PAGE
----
The Sandworm attack is the latest in cyber espionage which is targeting Windows Operating Systems.
What has happened?
The Windows Operating System has a vulnerability which has been targeted by a cyber-espionage group from Russia called Sandworm.
The vulnerability affects all versions of Windows from Windows Vista Service Pack 2 right up to Windows 8.1 and Windows Server versions 2008 and 2012.
Without getting too technical, it relates to Microsoft technology that allows rich data from one document to be embedded in another, or a link to a document to be embedded in another.
So far attacks have targeted individuals via emails that contain a malicious Powerpoint file attachment. If opened, two files automatically download and install malware on the users computer.This gives 'back door' access to the attackers with the ability to control and steal information.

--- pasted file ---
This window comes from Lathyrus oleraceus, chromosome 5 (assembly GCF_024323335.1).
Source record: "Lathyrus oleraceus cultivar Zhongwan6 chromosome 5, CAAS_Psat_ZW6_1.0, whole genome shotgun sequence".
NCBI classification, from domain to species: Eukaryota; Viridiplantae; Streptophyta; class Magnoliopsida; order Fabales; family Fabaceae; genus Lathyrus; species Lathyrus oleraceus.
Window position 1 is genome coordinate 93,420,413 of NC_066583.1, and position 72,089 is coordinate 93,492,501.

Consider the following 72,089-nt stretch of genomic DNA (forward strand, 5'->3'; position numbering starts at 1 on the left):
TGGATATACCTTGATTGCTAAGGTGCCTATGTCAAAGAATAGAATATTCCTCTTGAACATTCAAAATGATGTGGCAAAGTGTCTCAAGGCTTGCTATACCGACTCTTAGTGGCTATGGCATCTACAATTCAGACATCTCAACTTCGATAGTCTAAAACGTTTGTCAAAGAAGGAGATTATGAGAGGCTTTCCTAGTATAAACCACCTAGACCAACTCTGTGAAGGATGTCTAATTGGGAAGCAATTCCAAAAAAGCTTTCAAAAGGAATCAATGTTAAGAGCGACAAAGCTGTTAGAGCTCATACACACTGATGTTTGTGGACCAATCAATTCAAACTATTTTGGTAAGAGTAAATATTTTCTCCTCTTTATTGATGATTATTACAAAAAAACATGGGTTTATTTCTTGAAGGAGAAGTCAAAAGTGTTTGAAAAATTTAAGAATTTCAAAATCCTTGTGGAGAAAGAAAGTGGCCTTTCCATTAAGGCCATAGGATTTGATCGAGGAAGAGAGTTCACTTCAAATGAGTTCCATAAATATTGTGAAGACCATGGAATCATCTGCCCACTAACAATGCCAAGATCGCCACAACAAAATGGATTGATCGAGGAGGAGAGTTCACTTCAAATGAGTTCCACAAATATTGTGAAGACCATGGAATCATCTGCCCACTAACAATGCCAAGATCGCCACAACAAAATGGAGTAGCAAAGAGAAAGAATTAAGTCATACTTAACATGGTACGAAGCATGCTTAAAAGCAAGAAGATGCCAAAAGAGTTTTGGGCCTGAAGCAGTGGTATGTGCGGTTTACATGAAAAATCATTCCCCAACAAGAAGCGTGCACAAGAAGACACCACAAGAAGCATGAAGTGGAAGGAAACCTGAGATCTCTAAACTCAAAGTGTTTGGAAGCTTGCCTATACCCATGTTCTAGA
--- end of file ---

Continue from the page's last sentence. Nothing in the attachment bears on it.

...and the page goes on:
While Powerpoint files have been the focus so far, given the critical nature of the vulnerability, it's highly likely that different Office file types such as Word documents or Excel spreadsheets will also be used in the attack.
Who is affected?
So far, several prominent organisations in America and Europe have been targeted, however it is likely to spread it's international reach even futher if it hasn't done so already.
What can you do to protect yourself?
Microsoft have released a security patch. If you have automatic updating enabled, you will not need to take any action because the security update will be downloaded and installed automatically on your computer. However, if you do not have automatic updating enabled, we strongly recommend you apply the patch immediately.
In addition, you should ensure that your security software is up to date, and also be wary of any emails you receive from an unknown source - in particular those with an embedded link or an attachment.
If you have any concerns or questions regarding this attack, or if you do at any time in the future, please don't hesitate to call us on 02 4254 5444 or get in touch with us via email so we can help.